We have given a fair amount of space to various arguments against impeaching Trump. But even the most ardent Democratic opponents of impeachment acknowledge that there may come a time when Democrats will look bad by not doing so.
For Democratic presidential candidates Elizabeth Warren and Julian Castro that time has arrived. As Castro said,
“I called several weeks ago now for impeachment proceedings to begin because it’s clear that this president obstructed justice,” he emphasized. “Congress needs to act. They should act…“The fact that you’d have almost 400 former federal prosecutors say that anybody else would have been charged with several felony counts for obstruction of justice, that says something…the question is – is this president above the law? I believe the answer to that is no, and that’s why impeachment is warranted.”
Warren said it this way:
“I have tried to let the House make its own determination and I’ve made clear how I see this…Every single person in the House and the Senate should take a vote on whether what Donald Trump did to obstruct justice was an impeachable offense. And then they ought to have to live with that vote for the rest of their lives.”..Mueller served up the evidence on a silver platter to Congress. Congress is now the only body that can act to prevent a president from obstructing justice and walking away with no penalty imposed.
There will be more. For most of the Democratic candidates, it’s more likely a matter of “when” than “if.” But at slate.com, Jim Newell says that that Speaker Pelosi’s strategy is pinned on “her own worst fears: that impeachment would backfire on Democrats, that it would distract them from their legislative agenda, and that there’s no chance Trump would get convicted in the Republican-controlled Senate.” Newell argues further,
The muddled message from Pelosi—Trump is obstructing justice every day, but we’ll show him by not impeaching—is a byproduct of the corner she’s occupying: Impeach the president and risk a catastrophic backfire that secures him another term, or don’t impeach him, and allow Donald Trump to operate in a space where the credible threat of impeachment is off the table. Beneath all of the mixed signaling, though, is a coherent decision that she has made: to delay the decision on impeachment indefinitely, by continually requesting more, seeing where facts land at the end of a time-consuming process of fact-landing, and, by then, arriving at Election Day.
Newell quotes WaPo’s Greg Sargent, who commented on impeachment as a way to make Trump’s tax returns public:
Democrats must now choose between continuing to pursue the returns through conventional channels, which carries some risk of failure, and getting serious about impeachment hearings, which would likely minimize that risk to the greatest extent possible,” Sargent writes. “If Democrats go with the first, it raises at least the possibility that they could squander months in court, only to fail to secure Trump’s returns at the end—at which point they’d decide it’s too late to pursue impeachment, because 2020 would be looming.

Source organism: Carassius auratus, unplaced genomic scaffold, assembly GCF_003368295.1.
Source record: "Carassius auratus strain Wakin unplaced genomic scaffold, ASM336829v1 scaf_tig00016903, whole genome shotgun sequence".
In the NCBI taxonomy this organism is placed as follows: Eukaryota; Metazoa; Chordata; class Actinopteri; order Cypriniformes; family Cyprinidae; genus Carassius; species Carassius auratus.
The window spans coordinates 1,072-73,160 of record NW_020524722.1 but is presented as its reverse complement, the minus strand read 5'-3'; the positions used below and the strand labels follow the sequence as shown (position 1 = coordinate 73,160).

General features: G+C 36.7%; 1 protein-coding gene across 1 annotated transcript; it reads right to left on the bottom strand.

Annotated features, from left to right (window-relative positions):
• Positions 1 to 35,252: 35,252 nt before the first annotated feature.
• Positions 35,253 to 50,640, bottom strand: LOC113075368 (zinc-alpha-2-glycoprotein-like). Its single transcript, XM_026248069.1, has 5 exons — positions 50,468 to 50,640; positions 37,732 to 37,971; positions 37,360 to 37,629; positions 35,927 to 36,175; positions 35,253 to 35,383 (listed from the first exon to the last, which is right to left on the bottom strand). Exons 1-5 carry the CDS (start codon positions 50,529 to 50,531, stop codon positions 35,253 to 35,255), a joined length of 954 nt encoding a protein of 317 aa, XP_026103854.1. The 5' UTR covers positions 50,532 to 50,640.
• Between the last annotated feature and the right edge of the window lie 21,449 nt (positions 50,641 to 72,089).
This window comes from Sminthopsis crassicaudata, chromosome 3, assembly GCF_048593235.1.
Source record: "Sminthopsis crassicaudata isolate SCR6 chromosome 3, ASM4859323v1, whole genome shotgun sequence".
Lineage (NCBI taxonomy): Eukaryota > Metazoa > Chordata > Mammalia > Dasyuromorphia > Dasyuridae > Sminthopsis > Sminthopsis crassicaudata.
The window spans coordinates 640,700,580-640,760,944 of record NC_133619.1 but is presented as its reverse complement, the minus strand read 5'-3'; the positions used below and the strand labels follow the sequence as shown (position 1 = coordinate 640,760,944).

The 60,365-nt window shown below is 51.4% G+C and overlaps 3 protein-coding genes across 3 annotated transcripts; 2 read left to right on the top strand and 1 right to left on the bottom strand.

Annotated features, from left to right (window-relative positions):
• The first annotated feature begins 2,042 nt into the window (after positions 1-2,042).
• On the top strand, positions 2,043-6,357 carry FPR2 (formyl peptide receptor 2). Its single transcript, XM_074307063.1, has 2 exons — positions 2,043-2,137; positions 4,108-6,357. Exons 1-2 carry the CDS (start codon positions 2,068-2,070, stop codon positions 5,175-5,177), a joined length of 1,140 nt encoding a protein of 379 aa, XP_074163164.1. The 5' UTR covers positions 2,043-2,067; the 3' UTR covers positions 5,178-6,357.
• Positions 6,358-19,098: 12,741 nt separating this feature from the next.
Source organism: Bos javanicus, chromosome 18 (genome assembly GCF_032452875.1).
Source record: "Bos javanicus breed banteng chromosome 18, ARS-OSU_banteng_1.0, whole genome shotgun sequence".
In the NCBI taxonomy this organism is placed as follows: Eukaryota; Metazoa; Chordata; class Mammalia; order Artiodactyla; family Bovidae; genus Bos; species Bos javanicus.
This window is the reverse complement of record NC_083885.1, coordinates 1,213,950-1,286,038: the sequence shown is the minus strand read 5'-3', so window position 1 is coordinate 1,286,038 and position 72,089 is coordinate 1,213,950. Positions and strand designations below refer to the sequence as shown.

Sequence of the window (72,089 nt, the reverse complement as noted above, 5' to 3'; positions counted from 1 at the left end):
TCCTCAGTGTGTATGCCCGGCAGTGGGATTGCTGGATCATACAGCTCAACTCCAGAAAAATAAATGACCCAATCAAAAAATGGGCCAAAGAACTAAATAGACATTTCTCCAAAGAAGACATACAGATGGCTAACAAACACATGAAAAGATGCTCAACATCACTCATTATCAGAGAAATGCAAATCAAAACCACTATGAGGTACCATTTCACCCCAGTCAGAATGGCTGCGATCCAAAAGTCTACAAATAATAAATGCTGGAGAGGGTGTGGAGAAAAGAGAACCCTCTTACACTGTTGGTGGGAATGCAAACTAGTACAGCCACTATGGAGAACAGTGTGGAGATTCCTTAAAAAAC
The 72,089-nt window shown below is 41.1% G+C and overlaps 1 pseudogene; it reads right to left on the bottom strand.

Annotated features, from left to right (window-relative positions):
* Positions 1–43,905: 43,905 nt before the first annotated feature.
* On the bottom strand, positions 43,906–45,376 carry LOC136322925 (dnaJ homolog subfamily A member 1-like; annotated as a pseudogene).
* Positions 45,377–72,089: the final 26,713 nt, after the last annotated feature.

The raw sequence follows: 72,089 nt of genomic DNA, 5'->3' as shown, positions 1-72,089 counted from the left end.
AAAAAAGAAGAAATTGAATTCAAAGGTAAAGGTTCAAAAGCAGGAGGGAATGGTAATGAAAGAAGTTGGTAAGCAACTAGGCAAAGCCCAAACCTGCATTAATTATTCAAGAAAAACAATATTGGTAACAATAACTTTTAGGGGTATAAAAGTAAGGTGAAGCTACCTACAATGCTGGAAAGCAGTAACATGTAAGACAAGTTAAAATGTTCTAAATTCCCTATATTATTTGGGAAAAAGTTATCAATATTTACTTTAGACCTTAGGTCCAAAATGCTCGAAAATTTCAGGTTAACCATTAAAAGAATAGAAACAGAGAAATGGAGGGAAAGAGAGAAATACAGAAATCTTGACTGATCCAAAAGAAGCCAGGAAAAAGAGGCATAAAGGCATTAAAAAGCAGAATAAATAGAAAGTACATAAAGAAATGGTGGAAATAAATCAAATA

As Newell concludes, ” Investigations will serve as a tool to expose the president’s wrongdoing for voters to draw their own conclusions, not as the build-up to Congress reaching a conclusion of its own. In a way, it’s the highest-risk gamble of all: Betting everything on an election which, if Trump wins, would leave him with four more years, and Congress with a broken ability to oversee him.”
So it’s a risk for Democrats either way. Once impeachment begins, it will become the dominant media narrative. Coverage of Democratic policies addressing health care, trade, fair taxes, education, gun safety and other urgent priorities of voters will be smothered by media coverage of impeachment. Pelosi is not wrong about that.
But if Democrats don’t “do their job,” in the words of candidate Warren, they run the risk of appearing ‘soft on corruption,’ and they will have squandered what may be their best opportunity to make Trump resign or be removed. And there is the hope that future revelations about Trump’s corruption will shame nine Republican senators to join Democrats in supporting conviction.
It’s a tough call, and there is no middle ground. But Democrats must be unified for either strategy to achieve their goal.